In a previous blog post, we discussed general rules which the VA must follow in reducing a veteran’s current rating. We also discussed two special cases – protected ratings for disability ratings that have been in place for 5 years or more and for 20 years or more. In this blog post, we are going to talk about several additional special cases.
Ratings that are Total (100%)
Ratings that have been evaluated as total at 100%, or are being paid at the 100% rate due to Individual Unemployability (IU), are protected from reductions unless there is clear and convincing evidence to prove that the condition has materially improved or that the veteran can now maintain substantially gainful employment. This protection, however, does not apply to Temporary 100% ratings due to convalescence or to pre-stabilized ratings (under 38 C.F.R. § 4.28, 4.29, and 4.30).
According to the VA’s internal adjudication procedures (the M-21), total ratings cannot be reduced without medical evidence showing material improvement in the physical or mental condition. The key here is “material”. The regulations specify “material improvement”, as opposed to “some improvement” or “limited improvement”. This means that the VA has to prove two things: 1) that the improvement was substantial and not minimal, limited or inconsequential; and 2) that material improvement was attained under the ordinary conditions of life while working or actively seeking work. Likewise, the VA adjudicators must also consider whether the material improvement was attained by bringing the symptoms under control by prolonged rest or generally by following a regimen in which maintaining employment would not be possible.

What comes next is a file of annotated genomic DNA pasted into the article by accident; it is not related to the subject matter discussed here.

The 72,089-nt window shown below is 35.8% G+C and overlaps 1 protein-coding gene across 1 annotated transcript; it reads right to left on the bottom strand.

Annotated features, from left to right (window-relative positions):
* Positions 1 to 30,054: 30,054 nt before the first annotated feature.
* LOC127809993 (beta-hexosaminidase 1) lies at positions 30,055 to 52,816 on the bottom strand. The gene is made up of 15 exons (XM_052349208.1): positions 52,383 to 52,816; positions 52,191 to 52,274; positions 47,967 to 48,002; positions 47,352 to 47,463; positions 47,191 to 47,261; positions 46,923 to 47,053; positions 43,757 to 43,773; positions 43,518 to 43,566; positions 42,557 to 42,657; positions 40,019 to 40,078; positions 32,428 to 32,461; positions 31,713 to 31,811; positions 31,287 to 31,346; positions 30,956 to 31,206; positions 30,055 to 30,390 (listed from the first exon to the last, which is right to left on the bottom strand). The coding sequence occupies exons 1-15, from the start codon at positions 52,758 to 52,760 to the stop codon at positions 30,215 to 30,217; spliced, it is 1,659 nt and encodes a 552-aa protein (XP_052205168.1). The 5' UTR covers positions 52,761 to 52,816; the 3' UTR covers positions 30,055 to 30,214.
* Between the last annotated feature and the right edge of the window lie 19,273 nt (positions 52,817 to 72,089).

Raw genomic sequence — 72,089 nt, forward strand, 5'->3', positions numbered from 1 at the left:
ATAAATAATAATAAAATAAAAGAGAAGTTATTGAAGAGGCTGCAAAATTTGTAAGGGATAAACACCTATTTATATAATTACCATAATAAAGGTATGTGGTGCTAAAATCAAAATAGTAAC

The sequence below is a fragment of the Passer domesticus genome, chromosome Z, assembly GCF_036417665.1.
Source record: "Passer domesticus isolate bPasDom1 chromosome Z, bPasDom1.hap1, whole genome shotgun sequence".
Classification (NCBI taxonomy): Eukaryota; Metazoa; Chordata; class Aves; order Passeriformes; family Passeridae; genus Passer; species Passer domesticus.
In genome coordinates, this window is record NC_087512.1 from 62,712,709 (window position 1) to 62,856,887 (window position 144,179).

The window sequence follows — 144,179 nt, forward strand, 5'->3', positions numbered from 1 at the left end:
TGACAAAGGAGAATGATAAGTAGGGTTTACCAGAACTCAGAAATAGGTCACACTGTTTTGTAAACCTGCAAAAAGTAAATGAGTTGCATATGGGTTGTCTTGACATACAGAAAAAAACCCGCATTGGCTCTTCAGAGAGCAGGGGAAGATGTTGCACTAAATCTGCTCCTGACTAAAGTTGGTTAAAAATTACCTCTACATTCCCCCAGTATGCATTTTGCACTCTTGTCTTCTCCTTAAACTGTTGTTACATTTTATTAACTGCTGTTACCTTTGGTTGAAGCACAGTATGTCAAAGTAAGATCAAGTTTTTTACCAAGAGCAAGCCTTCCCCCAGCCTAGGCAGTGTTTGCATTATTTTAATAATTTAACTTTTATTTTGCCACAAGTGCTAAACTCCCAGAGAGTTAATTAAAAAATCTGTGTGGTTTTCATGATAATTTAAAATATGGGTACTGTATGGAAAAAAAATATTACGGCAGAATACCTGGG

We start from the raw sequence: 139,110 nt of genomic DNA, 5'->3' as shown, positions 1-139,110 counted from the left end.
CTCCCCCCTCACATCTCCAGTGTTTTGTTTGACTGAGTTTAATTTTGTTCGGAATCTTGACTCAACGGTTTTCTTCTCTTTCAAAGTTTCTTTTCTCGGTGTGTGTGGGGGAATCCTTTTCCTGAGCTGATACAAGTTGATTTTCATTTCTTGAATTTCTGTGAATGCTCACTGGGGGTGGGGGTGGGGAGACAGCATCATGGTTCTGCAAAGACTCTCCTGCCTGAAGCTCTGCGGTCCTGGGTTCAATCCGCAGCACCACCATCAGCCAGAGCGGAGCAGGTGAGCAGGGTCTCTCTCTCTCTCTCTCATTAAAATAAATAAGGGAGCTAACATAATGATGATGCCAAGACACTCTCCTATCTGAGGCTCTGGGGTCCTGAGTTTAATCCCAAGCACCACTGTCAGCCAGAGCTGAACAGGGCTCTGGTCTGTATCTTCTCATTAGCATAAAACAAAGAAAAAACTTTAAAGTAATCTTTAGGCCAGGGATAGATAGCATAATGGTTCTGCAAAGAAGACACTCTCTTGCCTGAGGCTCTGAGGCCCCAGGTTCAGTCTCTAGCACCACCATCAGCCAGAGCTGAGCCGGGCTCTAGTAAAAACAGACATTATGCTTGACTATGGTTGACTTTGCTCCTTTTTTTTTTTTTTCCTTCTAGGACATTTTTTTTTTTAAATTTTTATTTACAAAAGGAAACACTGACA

Even if the VA determines that the particular condition has materially improved, the 100% rating may not be entirely lost. If the veteran’s file reflects that the veteran is still unable to work due to the service-connected disability, the VA is required to award a total (100%) rating based on IU (as long as the new rating satisfies the requirements for Individual Unemployability under 38 C.F.R. § 4.16).
Rating Reductions in Unprotected Cases
(Cases involving disabilities that have not been rated as total or been in effect for 5 years or more)
In cases involving disabilities that are not protected, the VA still has rules that they must follow in deciding to reduce a rating. We discussed these general rules in the previous blog post on this topic. These rules include the following:
- Any proposed reduction must be based upon review of the entire history of the veteran’s disability
- The VA must determine whether there has been an actual change in the disability since the last rating decision
- Any improvement must reflect a material improvement in the veteran’s ability to function under the ordinary conditions of life and work
- Examination reports reflecting any such change must be based on thorough examinations